After a jury found former Stanford student Brock Turner guilty of sexual assault, The Washington Post published an article that highlighted Turner’s accomplishments as an All-American swimmer. The article drew widespread condemnation from critics who argued the Post was irresponsibly emphasizing Turner’s swimming abilities rather than focusing on the crime he committed.
But the Post’s report isn’t an isolated incident -- it’s an example of a media tendency to treat high-profile sex offenders with kid gloves, even after they’ve been found guilty.
After two high school football players in Steubenville, Ohio, were found guilty of raping a minor, news outlets highlighted their athletic abilities and previously promising futures. After a former college football player in Oklahoma City was found guilty of raping multiple women as a police officer, media outlets highlighted his physical strength and athletic accomplishments.
News outlets don’t highlight these kinds of details by accident -- they do it because those details run counter to audiences’ expectations about what sex predators look like. People don’t expect sex predators to be successful, popular, rich, or white, so when someone like Brock Turner is found guilty, news outlets jump at the chance to tell a “fall from grace” story.
The problem with the “fall from grace” narrative is that it can make audiences naturally sympathetic towards offenders. Spend enough time hearing about someone’s athletic accomplishments or academic success, and you might start wondering, “How could someone so great have done something so awful?”
Taken to its extreme, that framing can produce coverage that ends up treating offenders like victims. The Washington Post’s write-up stated that Turner’s “extraordinary yet brief swim career is now tarnished, like a rusting trophy.” After the Steubenville verdict, CNN’s Poppy Harlow seemed to fixate on what impact the decision would have on the perpetrators, saying they “literally watched as they believed their life fell apart.”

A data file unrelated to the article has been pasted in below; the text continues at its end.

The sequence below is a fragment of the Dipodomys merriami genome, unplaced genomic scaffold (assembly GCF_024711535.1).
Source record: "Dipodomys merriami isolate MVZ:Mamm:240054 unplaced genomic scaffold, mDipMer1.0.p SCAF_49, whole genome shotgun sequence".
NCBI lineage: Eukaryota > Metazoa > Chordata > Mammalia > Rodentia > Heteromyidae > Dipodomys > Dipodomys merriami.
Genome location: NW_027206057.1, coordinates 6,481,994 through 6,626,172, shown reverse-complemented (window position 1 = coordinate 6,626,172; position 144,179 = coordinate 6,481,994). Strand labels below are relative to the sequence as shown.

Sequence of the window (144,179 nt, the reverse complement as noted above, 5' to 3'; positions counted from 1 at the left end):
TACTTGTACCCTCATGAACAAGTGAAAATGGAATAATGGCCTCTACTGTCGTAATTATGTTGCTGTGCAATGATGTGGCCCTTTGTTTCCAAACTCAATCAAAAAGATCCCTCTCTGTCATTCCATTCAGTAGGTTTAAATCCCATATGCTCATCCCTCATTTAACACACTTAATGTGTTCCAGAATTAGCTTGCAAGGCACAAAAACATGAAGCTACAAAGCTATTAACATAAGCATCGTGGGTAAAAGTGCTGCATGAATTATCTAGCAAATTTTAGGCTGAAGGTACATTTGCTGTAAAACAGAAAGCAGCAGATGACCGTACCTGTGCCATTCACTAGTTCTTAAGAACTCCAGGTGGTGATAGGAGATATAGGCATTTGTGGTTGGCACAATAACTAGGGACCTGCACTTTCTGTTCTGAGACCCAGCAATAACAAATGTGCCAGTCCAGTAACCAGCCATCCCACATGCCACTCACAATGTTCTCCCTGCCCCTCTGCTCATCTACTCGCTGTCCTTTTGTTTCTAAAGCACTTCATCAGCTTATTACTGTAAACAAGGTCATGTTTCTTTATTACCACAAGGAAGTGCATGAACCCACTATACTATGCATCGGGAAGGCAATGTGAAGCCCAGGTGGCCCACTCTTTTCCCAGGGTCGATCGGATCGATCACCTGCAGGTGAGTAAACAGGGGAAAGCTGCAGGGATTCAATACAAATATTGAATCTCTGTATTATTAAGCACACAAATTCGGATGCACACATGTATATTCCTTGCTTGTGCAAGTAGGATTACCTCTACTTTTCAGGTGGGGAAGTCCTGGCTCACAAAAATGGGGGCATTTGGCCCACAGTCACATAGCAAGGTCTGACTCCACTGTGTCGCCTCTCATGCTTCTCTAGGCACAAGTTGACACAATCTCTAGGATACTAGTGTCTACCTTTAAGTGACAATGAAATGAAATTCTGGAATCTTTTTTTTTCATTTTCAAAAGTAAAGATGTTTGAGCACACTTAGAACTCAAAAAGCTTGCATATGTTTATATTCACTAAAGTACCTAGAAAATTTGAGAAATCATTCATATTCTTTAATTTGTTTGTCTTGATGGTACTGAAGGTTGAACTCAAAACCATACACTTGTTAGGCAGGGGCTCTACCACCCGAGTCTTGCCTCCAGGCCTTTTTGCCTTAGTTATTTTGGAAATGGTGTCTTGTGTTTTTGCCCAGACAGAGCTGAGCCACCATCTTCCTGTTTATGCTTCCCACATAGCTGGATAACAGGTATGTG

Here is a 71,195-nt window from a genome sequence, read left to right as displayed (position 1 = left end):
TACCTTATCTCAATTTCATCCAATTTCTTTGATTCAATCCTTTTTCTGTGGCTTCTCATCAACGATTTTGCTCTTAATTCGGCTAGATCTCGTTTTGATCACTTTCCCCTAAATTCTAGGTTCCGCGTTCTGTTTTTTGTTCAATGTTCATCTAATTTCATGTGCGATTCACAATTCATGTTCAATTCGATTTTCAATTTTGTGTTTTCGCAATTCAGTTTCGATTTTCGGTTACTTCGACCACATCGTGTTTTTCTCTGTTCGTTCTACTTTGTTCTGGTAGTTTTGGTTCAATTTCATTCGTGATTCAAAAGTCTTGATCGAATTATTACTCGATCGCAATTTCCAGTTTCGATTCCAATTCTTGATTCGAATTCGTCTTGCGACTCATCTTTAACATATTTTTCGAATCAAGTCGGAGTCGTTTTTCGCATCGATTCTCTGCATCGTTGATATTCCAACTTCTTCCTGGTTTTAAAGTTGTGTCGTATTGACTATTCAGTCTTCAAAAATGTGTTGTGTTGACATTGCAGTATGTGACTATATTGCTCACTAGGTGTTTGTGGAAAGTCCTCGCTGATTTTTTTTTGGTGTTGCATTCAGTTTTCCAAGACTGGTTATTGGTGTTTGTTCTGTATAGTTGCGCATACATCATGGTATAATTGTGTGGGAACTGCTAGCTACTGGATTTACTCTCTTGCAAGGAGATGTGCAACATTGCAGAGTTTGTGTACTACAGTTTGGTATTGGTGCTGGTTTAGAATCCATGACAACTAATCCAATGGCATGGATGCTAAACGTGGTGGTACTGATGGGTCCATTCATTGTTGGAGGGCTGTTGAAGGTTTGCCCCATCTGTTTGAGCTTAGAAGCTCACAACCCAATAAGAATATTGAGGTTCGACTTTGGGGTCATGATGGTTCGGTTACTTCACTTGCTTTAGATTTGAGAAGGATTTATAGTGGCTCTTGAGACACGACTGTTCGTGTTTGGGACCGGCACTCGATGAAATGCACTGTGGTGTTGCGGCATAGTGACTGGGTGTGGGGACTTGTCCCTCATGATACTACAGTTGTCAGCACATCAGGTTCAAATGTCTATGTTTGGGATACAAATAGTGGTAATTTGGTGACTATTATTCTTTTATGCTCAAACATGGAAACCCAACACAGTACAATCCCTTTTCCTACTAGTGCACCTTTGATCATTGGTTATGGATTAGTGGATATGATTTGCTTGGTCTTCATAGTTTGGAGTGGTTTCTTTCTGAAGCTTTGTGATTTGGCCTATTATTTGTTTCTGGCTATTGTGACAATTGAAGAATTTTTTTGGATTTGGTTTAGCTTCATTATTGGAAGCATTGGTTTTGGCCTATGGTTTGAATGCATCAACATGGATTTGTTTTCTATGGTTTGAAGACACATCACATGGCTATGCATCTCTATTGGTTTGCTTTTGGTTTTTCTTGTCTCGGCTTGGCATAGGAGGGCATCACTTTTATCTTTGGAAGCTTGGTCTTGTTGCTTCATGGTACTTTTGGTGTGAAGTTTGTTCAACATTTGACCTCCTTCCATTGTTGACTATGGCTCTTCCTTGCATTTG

That kind of sympathetic news coverage is arguably even more dangerous when a trial is still ongoing. Jurors are humans, and this kind of coverage doesn’t occur in a vacuum. Glowing reports about the accused’s prior accomplishments or reputation could influence the biases and assumptions that jurors bring in with them when they enter a courtroom.
The reality is that all crime reporting can be tricky -- people are innocent until proven guilty, and conflicting testimony means that news networks will always have to worry about sounding sympathetic to either side. But the coverage of Brock Turner’s case is a reminder that a bizarre double standard exists when it comes to high-profile sexual assault and rape reporting -- a double standard that almost works against victims who come forward.